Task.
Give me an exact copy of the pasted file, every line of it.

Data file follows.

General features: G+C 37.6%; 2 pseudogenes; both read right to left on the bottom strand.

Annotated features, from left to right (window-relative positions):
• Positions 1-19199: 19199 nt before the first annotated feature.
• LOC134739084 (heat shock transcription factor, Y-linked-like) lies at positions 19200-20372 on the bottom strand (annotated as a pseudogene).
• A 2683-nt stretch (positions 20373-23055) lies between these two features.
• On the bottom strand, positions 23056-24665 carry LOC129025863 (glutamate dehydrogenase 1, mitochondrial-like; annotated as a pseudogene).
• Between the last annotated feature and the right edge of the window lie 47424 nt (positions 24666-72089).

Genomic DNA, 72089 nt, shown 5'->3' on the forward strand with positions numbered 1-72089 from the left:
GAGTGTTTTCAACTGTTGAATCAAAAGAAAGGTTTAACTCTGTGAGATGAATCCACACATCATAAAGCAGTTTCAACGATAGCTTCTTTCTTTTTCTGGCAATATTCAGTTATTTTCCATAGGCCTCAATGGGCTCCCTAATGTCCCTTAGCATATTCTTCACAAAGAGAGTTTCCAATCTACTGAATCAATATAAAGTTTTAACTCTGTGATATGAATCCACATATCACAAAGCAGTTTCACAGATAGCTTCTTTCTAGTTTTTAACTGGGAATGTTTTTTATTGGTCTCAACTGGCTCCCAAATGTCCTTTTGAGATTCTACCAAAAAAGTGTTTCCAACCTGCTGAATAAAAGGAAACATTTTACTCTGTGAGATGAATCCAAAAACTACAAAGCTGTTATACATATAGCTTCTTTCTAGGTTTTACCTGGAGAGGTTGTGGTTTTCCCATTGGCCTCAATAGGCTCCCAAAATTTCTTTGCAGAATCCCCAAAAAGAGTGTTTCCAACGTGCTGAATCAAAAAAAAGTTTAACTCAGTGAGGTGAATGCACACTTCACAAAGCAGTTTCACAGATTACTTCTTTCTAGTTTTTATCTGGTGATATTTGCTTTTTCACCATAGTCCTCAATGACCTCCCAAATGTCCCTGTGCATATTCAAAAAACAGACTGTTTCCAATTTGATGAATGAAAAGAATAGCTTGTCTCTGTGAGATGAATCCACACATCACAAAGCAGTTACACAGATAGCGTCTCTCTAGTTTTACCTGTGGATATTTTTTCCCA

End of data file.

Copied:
General features: G+C 37.6%; 2 pseudogenes; both read right to left on the bottom strand.

Annotated features, from left to right (window-relative positions):
• Positions 1-19199: 19199 nt before the first annotated feature.
• LOC134739084 (heat shock transcription factor, Y-linked-like) lies at positions 19200-20372 on the bottom strand (annotated as a pseudogene).
• A 2683-nt stretch (positions 20373-23055) lies between these two features.
• On the bottom strand, positions 23056-24665 carry LOC129025863 (glutamate dehydrogenase 1, mitochondrial-like; annotated as a pseudogene).
• Between the last annotated feature and the right edge of the window lie 47424 nt (positions 24666-72089).

Genomic DNA, 72089 nt, shown 5'->3' on the forward strand with positions numbered 1-72089 from the left:
GAGTGTTTTCAACTGTTGAATCAAAAGAAAGGTTTAACTCTGTGAGATGAATCCACACATCATAAAGCAGTTTCAACGATAGCTTCTTTCTTTTTCTGGCAATATTCAGTTATTTTCCATAGGCCTCAATGGGCTCCCTAATGTCCCTTAGCATATTCTTCACAAAGAGAGTTTCCAATCTACTGAATCAATATAAAGTTTTAACTCTGTGATATGAATCCACATATCACAAAGCAGTTTCACAGATAGCTTCTTTCTAGTTTTTAACTGGGAATGTTTTTTATTGGTCTCAACTGGCTCCCAAATGTCCTTTTGAGATTCTACCAAAAAAGTGTTTCCAACCTGCTGAATAAAAGGAAACATTTTACTCTGTGAGATGAATCCAAAAACTACAAAGCTGTTATACATATAGCTTCTTTCTAGGTTTTACCTGGAGAGGTTGTGGTTTTCCCATTGGCCTCAATAGGCTCCCAAAATTTCTTTGCAGAATCCCCAAAAAGAGTGTTTCCAACGTGCTGAATCAAAAAAAAGTTTAACTCAGTGAGGTGAATGCACACTTCACAAAGCAGTTTCACAGATTACTTCTTTCTAGTTTTTATCTGGTGATATTTGCTTTTTCACCATAGTCCTCAATGACCTCCCAAATGTCCCTGTGCATATTCAAAAAACAGACTGTTTCCAATTTGATGAATGAAAAGAATAGCTTGTCTCTGTGAGATGAATCCACACATCACAAAGCAGTTACACAGATAGCGTCTCTCTAGTTTTACCTGTGGATATTTTTTCCCA